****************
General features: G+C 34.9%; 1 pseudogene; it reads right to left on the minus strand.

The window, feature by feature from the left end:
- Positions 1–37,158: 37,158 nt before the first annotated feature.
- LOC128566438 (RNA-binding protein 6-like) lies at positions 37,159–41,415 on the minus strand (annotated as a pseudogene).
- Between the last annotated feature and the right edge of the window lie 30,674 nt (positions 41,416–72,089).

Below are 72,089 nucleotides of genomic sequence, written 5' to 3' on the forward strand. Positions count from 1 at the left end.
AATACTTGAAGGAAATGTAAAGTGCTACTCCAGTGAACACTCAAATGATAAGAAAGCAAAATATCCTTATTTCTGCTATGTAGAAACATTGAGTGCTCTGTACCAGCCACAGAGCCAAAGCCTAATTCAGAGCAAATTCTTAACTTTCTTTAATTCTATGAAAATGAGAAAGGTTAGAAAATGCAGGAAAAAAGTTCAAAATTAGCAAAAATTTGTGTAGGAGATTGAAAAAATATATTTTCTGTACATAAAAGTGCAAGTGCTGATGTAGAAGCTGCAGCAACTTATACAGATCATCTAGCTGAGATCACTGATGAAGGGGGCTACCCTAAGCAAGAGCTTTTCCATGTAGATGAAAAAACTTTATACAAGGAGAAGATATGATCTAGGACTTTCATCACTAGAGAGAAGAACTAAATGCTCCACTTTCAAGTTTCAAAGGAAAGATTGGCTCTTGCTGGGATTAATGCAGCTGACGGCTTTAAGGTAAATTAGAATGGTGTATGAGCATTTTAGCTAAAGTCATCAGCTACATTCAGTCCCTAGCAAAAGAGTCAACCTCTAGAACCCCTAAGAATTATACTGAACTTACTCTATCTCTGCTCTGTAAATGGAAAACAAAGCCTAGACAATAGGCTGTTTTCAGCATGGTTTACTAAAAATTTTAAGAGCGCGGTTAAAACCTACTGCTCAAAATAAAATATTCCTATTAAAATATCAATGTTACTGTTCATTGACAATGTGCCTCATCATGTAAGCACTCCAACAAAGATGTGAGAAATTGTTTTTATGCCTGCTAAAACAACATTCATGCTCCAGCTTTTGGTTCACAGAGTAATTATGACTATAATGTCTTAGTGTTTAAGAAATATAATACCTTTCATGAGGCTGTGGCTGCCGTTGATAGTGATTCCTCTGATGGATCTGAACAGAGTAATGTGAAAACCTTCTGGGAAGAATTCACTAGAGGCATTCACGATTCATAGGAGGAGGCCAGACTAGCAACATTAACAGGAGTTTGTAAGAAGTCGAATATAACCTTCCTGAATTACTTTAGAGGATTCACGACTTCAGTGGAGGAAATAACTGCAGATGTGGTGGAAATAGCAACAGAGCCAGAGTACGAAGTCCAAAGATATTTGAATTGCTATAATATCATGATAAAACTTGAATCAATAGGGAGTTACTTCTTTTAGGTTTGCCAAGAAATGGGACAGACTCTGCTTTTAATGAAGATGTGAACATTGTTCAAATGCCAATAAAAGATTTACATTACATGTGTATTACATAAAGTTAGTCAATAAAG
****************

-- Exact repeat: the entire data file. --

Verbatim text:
General features: G+C 34.9%; 1 pseudogene; it reads right to left on the minus strand.

The window, feature by feature from the left end:
- Positions 1–37,158: 37,158 nt before the first annotated feature.
- LOC128566438 (RNA-binding protein 6-like) lies at positions 37,159–41,415 on the minus strand (annotated as a pseudogene).
- Between the last annotated feature and the right edge of the window lie 30,674 nt (positions 41,416–72,089).

Below are 72,089 nucleotides of genomic sequence, written 5' to 3' on the forward strand. Positions count from 1 at the left end.
AATACTTGAAGGAAATGTAAAGTGCTACTCCAGTGAACACTCAAATGATAAGAAAGCAAAATATCCTTATTTCTGCTATGTAGAAACATTGAGTGCTCTGTACCAGCCACAGAGCCAAAGCCTAATTCAGAGCAAATTCTTAACTTTCTTTAATTCTATGAAAATGAGAAAGGTTAGAAAATGCAGGAAAAAAGTTCAAAATTAGCAAAAATTTGTGTAGGAGATTGAAAAAATATATTTTCTGTACATAAAAGTGCAAGTGCTGATGTAGAAGCTGCAGCAACTTATACAGATCATCTAGCTGAGATCACTGATGAAGGGGGCTACCCTAAGCAAGAGCTTTTCCATGTAGATGAAAAAACTTTATACAAGGAGAAGATATGATCTAGGACTTTCATCACTAGAGAGAAGAACTAAATGCTCCACTTTCAAGTTTCAAAGGAAAGATTGGCTCTTGCTGGGATTAATGCAGCTGACGGCTTTAAGGTAAATTAGAATGGTGTATGAGCATTTTAGCTAAAGTCATCAGCTACATTCAGTCCCTAGCAAAAGAGTCAACCTCTAGAACCCCTAAGAATTATACTGAACTTACTCTATCTCTGCTCTGTAAATGGAAAACAAAGCCTAGACAATAGGCTGTTTTCAGCATGGTTTACTAAAAATTTTAAGAGCGCGGTTAAAACCTACTGCTCAAAATAAAATATTCCTATTAAAATATCAATGTTACTGTTCATTGACAATGTGCCTCATCATGTAAGCACTCCAACAAAGATGTGAGAAATTGTTTTTATGCCTGCTAAAACAACATTCATGCTCCAGCTTTTGGTTCACAGAGTAATTATGACTATAATGTCTTAGTGTTTAAGAAATATAATACCTTTCATGAGGCTGTGGCTGCCGTTGATAGTGATTCCTCTGATGGATCTGAACAGAGTAATGTGAAAACCTTCTGGGAAGAATTCACTAGAGGCATTCACGATTCATAGGAGGAGGCCAGACTAGCAACATTAACAGGAGTTTGTAAGAAGTCGAATATAACCTTCCTGAATTACTTTAGAGGATTCACGACTTCAGTGGAGGAAATAACTGCAGATGTGGTGGAAATAGCAACAGAGCCAGAGTACGAAGTCCAAAGATATTTGAATTGCTATAATATCATGATAAAACTTGAATCAATAGGGAGTTACTTCTTTTAGGTTTGCCAAGAAATGGGACAGACTCTGCTTTTAATGAAGATGTGAACATTGTTCAAATGCCAATAAAAGATTTACATTACATGTGTATTACATAAAGTTAGTCAATAAAG